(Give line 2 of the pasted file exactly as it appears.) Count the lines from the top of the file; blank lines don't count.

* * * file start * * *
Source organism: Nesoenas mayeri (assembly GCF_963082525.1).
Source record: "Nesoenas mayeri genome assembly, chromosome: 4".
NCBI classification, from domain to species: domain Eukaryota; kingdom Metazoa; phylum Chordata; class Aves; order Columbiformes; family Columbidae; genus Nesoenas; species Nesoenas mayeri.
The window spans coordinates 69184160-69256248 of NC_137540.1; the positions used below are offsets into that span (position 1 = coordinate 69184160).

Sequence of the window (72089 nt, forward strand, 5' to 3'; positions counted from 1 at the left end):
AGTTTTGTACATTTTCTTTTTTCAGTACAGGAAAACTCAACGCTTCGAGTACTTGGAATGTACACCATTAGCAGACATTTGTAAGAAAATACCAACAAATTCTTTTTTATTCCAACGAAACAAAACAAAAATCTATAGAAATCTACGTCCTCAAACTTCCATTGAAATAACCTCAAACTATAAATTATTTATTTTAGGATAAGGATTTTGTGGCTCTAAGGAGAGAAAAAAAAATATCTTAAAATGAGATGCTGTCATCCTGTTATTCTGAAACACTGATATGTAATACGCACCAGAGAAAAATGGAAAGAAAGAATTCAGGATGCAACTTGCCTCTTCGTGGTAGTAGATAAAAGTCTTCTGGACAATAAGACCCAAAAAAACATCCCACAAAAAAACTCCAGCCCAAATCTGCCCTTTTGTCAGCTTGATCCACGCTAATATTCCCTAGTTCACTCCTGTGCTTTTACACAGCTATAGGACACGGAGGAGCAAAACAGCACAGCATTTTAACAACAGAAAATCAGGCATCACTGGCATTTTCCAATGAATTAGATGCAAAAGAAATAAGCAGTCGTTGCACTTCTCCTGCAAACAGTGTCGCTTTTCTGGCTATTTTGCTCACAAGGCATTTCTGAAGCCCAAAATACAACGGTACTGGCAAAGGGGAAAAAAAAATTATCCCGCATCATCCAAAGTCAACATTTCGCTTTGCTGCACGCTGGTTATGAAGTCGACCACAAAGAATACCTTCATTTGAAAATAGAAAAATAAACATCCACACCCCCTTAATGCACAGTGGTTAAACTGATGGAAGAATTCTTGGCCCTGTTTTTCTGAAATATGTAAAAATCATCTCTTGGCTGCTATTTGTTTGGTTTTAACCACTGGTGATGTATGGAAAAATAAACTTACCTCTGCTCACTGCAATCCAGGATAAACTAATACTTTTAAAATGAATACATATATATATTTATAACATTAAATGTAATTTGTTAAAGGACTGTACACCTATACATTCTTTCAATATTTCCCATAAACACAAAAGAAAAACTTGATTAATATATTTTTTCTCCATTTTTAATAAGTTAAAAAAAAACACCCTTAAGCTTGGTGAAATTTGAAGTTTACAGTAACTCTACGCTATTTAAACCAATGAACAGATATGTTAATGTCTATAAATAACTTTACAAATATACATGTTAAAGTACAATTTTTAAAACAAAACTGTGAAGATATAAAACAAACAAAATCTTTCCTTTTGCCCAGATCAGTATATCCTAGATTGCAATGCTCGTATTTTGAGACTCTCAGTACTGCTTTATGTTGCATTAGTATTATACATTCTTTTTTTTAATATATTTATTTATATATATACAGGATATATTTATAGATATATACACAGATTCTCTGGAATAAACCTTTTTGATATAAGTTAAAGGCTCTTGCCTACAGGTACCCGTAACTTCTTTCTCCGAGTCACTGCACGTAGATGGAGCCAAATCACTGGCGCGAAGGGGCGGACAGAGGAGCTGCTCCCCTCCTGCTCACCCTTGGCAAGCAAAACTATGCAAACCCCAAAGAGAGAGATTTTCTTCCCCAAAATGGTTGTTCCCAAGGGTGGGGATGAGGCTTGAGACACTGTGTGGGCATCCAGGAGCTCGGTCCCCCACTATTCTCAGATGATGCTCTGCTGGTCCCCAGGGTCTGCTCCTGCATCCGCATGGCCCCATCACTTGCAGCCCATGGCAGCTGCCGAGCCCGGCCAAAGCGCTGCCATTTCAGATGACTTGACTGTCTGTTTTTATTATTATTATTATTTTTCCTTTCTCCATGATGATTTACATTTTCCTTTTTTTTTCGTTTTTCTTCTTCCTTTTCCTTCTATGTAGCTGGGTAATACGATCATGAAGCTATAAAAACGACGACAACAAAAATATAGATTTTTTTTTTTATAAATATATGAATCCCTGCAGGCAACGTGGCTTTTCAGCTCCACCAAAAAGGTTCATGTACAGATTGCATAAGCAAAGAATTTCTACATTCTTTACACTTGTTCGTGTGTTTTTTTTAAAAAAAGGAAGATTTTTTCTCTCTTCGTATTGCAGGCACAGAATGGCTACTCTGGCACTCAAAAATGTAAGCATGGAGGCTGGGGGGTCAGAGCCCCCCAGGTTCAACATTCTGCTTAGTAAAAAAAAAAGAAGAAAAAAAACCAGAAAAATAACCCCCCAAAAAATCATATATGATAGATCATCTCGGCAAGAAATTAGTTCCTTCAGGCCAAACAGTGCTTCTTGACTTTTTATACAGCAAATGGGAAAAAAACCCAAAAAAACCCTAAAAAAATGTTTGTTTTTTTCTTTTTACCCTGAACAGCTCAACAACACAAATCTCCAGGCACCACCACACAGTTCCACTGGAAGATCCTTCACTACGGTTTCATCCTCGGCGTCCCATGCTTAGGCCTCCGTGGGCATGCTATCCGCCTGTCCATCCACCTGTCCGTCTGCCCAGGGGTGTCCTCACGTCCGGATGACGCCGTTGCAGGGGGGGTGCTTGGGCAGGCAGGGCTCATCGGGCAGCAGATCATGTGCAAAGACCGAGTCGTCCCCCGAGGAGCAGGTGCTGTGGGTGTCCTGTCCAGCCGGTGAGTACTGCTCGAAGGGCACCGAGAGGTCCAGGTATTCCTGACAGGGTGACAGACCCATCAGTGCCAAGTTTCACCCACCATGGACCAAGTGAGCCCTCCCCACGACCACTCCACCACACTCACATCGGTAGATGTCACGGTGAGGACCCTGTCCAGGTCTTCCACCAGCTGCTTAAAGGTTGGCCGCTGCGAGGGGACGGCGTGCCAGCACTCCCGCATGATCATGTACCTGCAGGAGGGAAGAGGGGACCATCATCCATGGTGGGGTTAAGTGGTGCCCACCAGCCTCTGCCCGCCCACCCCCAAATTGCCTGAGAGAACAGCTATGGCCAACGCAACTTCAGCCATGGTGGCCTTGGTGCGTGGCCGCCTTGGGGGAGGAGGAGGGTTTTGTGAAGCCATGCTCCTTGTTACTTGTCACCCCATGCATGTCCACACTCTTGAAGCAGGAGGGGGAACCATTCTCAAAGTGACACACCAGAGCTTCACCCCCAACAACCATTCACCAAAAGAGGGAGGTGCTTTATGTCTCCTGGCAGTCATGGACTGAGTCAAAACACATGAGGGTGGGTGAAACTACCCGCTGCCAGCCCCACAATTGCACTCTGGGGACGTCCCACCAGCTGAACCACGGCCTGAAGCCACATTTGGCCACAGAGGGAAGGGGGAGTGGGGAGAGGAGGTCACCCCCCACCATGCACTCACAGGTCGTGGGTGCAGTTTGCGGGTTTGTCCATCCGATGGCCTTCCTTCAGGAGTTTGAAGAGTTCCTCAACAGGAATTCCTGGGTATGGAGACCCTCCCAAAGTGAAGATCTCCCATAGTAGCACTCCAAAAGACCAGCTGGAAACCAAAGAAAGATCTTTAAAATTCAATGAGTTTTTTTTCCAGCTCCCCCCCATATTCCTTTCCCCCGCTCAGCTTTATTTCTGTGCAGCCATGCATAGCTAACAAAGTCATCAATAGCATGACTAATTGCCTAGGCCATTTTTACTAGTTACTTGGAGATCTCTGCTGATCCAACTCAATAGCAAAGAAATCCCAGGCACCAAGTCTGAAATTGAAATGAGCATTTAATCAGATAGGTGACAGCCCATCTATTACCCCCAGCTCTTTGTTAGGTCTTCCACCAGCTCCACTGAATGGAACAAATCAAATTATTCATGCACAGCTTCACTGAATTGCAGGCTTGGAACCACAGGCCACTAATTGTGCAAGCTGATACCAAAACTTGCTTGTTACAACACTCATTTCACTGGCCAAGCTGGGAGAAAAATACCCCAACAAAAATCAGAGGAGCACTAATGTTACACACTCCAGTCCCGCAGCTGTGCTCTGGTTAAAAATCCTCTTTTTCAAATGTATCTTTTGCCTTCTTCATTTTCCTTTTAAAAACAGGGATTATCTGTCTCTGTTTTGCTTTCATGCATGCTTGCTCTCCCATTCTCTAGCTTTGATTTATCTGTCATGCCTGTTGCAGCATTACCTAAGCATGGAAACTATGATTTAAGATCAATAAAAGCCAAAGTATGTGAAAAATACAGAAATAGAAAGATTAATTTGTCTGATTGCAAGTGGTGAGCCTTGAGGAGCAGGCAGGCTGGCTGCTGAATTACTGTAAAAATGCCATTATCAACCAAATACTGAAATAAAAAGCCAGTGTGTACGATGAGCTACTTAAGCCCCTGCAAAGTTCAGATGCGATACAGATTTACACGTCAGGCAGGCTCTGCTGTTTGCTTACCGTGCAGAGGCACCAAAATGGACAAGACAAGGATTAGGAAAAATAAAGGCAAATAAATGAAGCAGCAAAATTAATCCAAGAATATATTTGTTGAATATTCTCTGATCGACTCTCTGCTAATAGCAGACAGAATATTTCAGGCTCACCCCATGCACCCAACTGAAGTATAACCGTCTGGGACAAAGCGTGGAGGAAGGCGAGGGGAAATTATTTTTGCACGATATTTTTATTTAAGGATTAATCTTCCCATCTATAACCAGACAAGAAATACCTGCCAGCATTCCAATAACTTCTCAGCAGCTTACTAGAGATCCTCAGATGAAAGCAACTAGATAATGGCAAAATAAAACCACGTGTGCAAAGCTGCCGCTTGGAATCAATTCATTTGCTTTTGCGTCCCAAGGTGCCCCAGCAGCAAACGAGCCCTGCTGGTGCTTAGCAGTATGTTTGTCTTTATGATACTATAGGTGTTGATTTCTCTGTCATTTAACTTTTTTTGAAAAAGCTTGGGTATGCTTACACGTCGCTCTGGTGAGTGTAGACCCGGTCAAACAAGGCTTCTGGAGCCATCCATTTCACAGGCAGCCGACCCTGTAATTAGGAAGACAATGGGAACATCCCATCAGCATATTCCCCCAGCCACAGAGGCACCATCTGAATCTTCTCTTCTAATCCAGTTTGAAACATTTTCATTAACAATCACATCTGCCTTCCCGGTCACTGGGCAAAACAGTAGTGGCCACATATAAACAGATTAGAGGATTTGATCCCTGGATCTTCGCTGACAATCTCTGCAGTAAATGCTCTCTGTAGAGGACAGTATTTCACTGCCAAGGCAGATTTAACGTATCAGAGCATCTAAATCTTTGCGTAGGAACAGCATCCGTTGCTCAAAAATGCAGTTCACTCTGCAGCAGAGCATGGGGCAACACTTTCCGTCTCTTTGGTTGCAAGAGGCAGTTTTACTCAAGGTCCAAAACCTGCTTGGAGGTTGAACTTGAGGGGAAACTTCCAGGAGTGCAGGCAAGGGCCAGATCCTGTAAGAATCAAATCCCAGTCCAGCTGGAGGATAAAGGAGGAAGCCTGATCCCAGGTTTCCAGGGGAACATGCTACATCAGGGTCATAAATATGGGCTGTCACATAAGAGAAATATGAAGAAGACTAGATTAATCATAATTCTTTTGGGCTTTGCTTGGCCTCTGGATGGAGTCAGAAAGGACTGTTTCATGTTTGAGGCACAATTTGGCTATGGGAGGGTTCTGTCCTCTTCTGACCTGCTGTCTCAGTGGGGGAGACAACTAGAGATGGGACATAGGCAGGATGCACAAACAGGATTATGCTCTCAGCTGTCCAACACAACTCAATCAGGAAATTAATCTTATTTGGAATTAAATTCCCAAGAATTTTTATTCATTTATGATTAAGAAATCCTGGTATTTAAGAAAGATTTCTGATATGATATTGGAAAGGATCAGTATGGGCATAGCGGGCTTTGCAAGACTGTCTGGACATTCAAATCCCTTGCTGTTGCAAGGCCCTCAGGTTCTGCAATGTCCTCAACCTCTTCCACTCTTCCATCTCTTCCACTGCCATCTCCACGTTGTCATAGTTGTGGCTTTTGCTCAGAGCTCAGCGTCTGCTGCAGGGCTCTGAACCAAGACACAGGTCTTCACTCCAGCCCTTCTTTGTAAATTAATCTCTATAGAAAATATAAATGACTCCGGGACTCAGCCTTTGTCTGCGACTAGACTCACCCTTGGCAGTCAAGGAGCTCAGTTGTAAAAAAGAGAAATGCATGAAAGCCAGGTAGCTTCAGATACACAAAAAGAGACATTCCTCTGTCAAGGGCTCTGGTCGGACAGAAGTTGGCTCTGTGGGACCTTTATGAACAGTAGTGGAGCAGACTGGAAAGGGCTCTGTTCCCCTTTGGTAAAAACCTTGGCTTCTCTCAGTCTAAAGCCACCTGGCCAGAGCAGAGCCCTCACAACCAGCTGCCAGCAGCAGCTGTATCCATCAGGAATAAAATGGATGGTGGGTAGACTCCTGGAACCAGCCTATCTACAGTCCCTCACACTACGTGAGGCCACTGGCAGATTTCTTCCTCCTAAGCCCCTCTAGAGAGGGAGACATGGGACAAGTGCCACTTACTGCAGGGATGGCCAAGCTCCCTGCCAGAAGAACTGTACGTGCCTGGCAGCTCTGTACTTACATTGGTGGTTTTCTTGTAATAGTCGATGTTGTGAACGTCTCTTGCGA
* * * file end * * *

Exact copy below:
Source record: "Nesoenas mayeri genome assembly, chromosome: 4".